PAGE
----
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Herodotus, the great Greek historian, was born about 484 BCE at Halicarnassus in Caria, Asia Minor, when it was subject to the Persians. He travelled widely in most of Asia Minor, Egypt (as far as Assuan), North Africa, Syria, the country north of the Black Sea, and many parts of the Aegean Sea and the mainland of Greece. He lived, it seems, for some time in Athens, and in 443 went with other colonists to the new city Thurii (in South Italy), where he died about 430. He was “the prose correlative of the bard, a narrator of the deeds of real men, and a describer of foreign places” (Murray).
Herodotus’s famous history of warfare between the Greeks and the Persians has an epic dignity which enhances his delightful style. It includes the rise of the Persian power and an account of the Persian empire; a description and history of Egypt; and a long digression on the geography and customs of Scythia. Even in the later books on the attacks of the Persians against Greece there are digressions. All is most entertaining and produces a grand unity. After personal inquiry and study of hearsay and other evidence, Herodotus gives us a not uncritical estimate of the best that he could find.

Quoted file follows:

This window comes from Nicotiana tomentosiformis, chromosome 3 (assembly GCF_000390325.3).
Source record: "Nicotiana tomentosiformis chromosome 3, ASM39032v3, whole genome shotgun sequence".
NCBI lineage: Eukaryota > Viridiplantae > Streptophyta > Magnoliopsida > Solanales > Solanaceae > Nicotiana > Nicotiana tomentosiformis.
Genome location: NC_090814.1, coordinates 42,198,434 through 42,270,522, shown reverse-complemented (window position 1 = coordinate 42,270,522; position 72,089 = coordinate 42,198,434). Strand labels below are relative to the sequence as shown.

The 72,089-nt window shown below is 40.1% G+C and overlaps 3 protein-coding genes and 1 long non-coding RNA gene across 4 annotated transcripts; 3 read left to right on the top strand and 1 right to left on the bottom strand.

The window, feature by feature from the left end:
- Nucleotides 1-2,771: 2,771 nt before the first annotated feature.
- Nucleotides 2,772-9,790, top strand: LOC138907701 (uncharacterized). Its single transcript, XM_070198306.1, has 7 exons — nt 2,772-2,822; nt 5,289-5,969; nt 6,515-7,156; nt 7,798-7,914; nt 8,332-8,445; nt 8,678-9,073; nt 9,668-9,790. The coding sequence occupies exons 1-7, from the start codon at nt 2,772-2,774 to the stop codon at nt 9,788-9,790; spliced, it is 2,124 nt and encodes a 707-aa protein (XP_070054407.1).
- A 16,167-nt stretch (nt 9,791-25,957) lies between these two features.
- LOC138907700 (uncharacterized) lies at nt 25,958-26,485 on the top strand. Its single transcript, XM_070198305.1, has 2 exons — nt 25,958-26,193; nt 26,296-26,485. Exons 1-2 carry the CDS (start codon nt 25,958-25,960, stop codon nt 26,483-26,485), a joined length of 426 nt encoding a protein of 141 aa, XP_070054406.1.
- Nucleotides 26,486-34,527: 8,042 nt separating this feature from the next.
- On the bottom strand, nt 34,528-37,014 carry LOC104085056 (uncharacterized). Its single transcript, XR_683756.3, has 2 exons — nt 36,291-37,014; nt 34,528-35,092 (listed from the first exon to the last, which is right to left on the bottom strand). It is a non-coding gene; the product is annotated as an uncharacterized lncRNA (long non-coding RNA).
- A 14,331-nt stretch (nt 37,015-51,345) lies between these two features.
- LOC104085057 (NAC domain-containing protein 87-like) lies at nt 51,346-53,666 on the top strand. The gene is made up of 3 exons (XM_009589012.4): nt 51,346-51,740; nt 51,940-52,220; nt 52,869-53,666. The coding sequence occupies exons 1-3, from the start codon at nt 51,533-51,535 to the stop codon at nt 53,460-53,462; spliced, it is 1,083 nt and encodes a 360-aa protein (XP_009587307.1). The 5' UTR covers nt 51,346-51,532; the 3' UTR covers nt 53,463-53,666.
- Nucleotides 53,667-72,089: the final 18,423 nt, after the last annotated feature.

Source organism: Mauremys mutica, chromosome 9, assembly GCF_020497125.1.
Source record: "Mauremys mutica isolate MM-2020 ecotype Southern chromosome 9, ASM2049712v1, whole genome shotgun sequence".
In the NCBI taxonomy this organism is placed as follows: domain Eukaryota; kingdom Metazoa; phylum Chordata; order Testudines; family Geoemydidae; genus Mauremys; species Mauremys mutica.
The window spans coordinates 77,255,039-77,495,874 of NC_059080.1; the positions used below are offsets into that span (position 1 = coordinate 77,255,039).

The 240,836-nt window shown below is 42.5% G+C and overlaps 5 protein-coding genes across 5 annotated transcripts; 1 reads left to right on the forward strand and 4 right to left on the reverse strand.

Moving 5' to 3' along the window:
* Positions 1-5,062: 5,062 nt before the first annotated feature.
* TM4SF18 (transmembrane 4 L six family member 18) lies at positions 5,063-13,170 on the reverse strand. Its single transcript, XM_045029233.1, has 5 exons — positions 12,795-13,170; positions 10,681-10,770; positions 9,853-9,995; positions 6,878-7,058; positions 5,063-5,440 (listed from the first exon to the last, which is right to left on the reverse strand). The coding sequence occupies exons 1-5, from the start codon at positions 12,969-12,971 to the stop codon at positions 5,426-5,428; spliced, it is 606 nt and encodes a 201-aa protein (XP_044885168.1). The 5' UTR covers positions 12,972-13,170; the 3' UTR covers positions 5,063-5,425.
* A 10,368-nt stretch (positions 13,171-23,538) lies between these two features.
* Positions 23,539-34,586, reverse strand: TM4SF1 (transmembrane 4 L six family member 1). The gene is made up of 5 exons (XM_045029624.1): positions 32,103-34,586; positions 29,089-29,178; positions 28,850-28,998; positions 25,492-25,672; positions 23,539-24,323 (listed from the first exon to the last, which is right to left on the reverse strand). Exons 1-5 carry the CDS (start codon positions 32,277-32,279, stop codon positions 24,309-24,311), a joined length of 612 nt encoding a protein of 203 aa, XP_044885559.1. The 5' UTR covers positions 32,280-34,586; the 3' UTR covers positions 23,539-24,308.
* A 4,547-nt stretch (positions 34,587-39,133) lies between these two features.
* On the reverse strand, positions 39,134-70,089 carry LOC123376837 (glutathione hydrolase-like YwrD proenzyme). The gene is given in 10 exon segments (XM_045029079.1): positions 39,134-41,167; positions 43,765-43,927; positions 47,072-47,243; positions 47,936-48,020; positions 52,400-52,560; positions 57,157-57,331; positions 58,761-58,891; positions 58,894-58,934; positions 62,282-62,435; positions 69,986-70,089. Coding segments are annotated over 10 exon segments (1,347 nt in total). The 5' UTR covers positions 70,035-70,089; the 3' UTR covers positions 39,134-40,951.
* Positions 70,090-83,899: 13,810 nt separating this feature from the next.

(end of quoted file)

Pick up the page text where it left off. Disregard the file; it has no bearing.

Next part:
The Loeb Classical Library edition of Herodotus is in four volumes.